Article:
Is there anything you find particularly challenging in your writing?
Finding the time to write.
Who is your favorite author? Do you have a writing mentor?
I don’t have a favorite author, per se. But I enjoy reading Elmore Leonard and the usual suspects at NaijaStories.com – Oluwafunminiyi, Kelechi, TO, Afronuts, Chemo, Sueddi, the 3 Musketeers (una don due o. Raymond, wey your story?), Bubblinna, Berry Feistypen (whatever happened to her?), etc.
What do you think of the Nigerian publishing industry?
It’s finally showing signs of life, but they’re still copy, copy – like the publishing industry in the West, it’s elitist in its thinking – the bottom line or bust. I don’t blame them, though. No profit, no business. But NaijaStories.com has shown that you can innovate and still thrive.
A little support from the Nigerian government would help. Someday a Nigerian leader would emerge who gets it. She would promote the notion that a country gets more bang for its buck by promoting the country through the arts, than through fraudulent schemes like “rebranding” or any of its orphaned cousins the government had promoted in the past. For example, Nollywood has done more to introduce Nigeria to the outside world (okay we can argue quality later) in a few short years than fifty years of Embassy p.r. bullshit.
How do you see the role of online publishers including naijastories.com
When the history of the revival of the writing business in Nigeria is written, naijastories.com, if the historian is honest, will take up a chunk of that write-up. The first time I stumbled upon the site, I couldn’t believe it. It was, and still is, the most interesting interactive site on the Web. Period. And a good chunk of the kudos goes to Myne, the founder. Maybe she should run for the Nigerian Presidency, abi?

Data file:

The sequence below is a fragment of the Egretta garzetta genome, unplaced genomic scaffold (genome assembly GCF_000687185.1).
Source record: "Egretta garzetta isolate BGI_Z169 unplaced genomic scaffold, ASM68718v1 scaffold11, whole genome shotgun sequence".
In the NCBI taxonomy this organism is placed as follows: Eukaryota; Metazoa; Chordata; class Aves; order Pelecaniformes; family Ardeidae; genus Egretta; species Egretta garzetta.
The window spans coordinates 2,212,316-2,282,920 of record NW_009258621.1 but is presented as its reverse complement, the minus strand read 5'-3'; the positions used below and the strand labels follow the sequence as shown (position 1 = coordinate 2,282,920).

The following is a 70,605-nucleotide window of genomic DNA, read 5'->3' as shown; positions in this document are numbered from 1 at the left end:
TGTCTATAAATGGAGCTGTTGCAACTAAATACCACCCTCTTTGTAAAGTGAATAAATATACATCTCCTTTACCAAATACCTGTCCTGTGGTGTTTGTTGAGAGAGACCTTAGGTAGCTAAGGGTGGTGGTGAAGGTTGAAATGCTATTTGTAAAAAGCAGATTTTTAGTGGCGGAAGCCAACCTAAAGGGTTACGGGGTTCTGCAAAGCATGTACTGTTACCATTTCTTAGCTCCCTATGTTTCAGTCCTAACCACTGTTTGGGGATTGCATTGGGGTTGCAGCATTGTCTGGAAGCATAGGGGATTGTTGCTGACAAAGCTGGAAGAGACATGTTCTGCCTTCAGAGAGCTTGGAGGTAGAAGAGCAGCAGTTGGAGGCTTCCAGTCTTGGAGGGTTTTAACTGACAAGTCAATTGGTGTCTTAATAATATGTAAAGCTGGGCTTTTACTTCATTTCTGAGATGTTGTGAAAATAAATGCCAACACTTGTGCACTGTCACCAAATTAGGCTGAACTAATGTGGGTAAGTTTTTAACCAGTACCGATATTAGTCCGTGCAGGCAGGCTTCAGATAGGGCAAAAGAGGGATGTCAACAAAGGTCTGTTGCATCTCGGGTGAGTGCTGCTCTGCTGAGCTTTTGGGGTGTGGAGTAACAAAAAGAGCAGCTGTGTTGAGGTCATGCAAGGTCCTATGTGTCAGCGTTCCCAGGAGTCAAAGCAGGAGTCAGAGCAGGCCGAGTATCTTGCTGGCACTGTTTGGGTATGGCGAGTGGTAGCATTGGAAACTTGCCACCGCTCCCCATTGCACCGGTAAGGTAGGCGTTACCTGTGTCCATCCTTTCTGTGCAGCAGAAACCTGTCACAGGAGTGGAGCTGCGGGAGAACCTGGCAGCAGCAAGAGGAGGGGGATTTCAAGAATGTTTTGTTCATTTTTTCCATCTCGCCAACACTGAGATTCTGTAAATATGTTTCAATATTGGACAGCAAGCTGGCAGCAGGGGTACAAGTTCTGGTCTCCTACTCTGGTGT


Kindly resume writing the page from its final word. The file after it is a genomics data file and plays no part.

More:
Naijastories.com brings democracy to the writing business. It brings to fore hidden talents in the country and around the world who just need a little encouragement and support.
What comments do you have about the reading culture in the country?
Nigerians like to read. Just check out this site. You just have to give them stories they can relate to. People used to say that Nigerians don’t like to watch movies, until Nollywood blew that fallacy into smithereens. If reading is seriously promoted in Nigeria, with the government’s backing, I think that the reading culture will go a long way. But the promotion must be DIFFERENT. Hire young folks to do the promoting. The pay-off is that they will do it differently and more effectively, and they may not steal the money. A country’s citizenry must read or it will die a slow death.
Do you have anything specific that you want to say to your readers
Thank you for supporting me.
Answer the following;
Ice cream or chocolate?
Ice cream. Butter Pecan.
Football or Basketball?
American football? Yes. Go Falcons!
Soccer (as it’s called in America?) Yes. Eagles.
Ebook or paperbacks?
Salty or sweet?
Beach or mountains?
Phone call or textmessage?
Early bird or night owl?
Pikin go make u be night owl, trust me.
Dog or cat?
Messy or neat?
Heroes or Villains?